Centenarian reveals SURPRISE drink that helps her live longer
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Dodging long-term disease is an important factor in longevity. For this, the body needs enough antioxidants to fight off free radicals and inflammation. These are most abundant in fruits and vegetables, but certain types of tea also have ample amounts. Thanks to its antioxidant activity, black tea may boost protection against cardiovascular disease and early death, a new study has found.
Black tea, which is one of the most consumed drinks around the world, is available in various forms such as Assam, Darjeeling, and Early Grey.
It is well-known for its anti-inflammatory potential, which helps reduce the risk of multiple chronic conditions.
A new study of nearly half a million people, published in the Annals of Internal Medicine, has now linked a higher intake of black tea with a lower risk of all-cause mortality, heart disease and stroke.
Medscape UK explained that the study also found “a similar inverse association […] in participants who added milk of sugar to their tea and those with slower genetically predicted caffeine metabolism.”
In other words, there was no significant reduction in health benefits for individuals who added milk or sugar to their cups.
The findings provide reassurance to tea drinkers and add to a line of evidence that black tea can be included in a healthy diet.
The study authors wrote in their report: “Higher tea intake was associated with lower mortality risk among those drinking two or more cups per day, regardless of genetic variation in caffeine metabolism.”
The findings emerged from a study of nearly 500,000 men and women aged 40 to 69, who provided self-reported data about their tea drinking habits.
This included information about the frequency of their tea consumption and what they added to their cup.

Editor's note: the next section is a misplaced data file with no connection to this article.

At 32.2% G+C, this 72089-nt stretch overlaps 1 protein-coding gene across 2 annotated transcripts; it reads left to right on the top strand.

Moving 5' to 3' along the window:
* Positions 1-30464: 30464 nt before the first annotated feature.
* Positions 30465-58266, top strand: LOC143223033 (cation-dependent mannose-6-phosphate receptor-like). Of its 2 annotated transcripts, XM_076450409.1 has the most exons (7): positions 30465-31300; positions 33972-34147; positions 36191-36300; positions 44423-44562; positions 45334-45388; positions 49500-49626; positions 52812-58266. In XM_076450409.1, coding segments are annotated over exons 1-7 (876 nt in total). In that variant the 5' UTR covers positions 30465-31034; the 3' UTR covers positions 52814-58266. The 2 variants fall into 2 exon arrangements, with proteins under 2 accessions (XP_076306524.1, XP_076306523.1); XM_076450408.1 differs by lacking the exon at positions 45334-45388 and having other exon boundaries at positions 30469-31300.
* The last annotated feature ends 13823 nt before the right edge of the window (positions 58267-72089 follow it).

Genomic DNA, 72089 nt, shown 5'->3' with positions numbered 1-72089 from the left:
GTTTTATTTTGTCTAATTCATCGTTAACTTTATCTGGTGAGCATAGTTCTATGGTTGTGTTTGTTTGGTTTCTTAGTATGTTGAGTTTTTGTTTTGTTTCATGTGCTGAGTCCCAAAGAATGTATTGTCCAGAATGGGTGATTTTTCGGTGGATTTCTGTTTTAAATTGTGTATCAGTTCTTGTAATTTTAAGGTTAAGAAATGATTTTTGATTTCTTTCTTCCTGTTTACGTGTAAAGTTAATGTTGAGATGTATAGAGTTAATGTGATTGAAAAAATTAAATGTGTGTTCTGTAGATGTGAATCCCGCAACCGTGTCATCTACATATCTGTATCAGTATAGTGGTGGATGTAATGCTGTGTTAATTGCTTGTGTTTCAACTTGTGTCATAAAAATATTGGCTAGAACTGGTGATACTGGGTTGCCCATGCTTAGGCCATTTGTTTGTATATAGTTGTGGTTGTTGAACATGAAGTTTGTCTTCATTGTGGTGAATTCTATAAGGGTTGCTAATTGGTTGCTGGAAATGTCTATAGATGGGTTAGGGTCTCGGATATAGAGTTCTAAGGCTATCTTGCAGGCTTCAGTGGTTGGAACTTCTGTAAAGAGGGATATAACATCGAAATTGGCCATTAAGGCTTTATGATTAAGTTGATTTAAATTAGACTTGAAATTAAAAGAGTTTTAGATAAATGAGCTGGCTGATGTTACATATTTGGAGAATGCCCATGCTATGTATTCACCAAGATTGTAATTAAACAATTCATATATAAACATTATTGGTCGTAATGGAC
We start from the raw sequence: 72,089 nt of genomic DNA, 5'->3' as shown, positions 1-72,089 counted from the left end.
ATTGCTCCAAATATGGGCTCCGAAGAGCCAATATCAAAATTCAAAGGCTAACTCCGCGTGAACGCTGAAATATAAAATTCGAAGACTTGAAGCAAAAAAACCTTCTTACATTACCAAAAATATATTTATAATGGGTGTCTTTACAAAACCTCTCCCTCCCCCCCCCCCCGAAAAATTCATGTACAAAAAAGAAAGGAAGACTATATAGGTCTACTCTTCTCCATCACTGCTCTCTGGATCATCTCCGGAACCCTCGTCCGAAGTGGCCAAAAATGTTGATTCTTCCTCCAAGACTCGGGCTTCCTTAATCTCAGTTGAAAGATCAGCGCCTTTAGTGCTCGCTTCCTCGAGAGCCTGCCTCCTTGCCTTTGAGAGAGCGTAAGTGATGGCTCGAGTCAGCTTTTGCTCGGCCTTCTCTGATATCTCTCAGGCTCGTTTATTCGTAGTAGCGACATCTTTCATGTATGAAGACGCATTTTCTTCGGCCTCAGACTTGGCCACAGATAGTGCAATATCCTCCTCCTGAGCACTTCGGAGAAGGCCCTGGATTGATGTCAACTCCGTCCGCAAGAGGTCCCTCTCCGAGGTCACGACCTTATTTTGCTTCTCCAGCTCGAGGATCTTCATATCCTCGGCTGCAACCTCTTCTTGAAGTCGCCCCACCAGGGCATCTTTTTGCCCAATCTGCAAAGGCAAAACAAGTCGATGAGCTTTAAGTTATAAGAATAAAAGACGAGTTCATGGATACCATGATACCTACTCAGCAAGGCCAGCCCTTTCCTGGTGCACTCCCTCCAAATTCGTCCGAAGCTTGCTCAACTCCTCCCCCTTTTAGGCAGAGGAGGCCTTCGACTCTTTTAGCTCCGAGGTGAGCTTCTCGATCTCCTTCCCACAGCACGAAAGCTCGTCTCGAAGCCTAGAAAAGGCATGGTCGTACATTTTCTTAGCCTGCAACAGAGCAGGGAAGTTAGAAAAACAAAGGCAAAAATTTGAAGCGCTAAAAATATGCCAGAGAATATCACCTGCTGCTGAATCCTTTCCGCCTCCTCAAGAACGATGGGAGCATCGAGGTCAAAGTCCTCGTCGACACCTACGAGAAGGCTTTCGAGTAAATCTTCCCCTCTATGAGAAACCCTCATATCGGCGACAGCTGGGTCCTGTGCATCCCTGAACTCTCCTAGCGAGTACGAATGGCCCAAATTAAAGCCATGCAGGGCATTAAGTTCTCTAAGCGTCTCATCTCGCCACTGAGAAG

The study’s lead author, Maki Inoue-Choi, noted that while some participants drank no tea at all, the majority did, with some consuming up to 10 cups per day.
During a follow-up period of about 10 years, researchers discovered that individuals who had consumed two or more cups of black tea daily were less likely to have died from causes such as cardiovascular disease, heart disease and stroke.
In fact, the findings showed that drinking two or more cups of tea per day was associated with a nine percent and 12 percent reduction in risk of dying compared with non-tea drinkers.
Inoue-Choi noted that the findings “may offer reassurance to tea drinkers,” adding: “We were able to assess the association in this population with a high prevalence of black tea drinking in a wide range of consumption levels.”
The findings add to a large body of pre-existing research on the effects of black tea on cholesterol, high triglycerides and obesity.
There has been overwhelming evidence so far that black tea is effective in reducing the risk of all these conditions.
One potential explanation for these effects is a significant increase in the antioxidant status of the body.
Although a great number of supplements contain antioxidants, the best way to consume them is through food and drink.
The antioxidants in tea – known as flavonoids – are also found in other vegetables, fruits, red wine, and dark chocolate.
Eating these types of foods regularly can help the body neutralise free radicals in the body, and protect against disease.
Free radicals are reactive particles that are responsible for damaging the body’s DNA, proteins and cell membranes.
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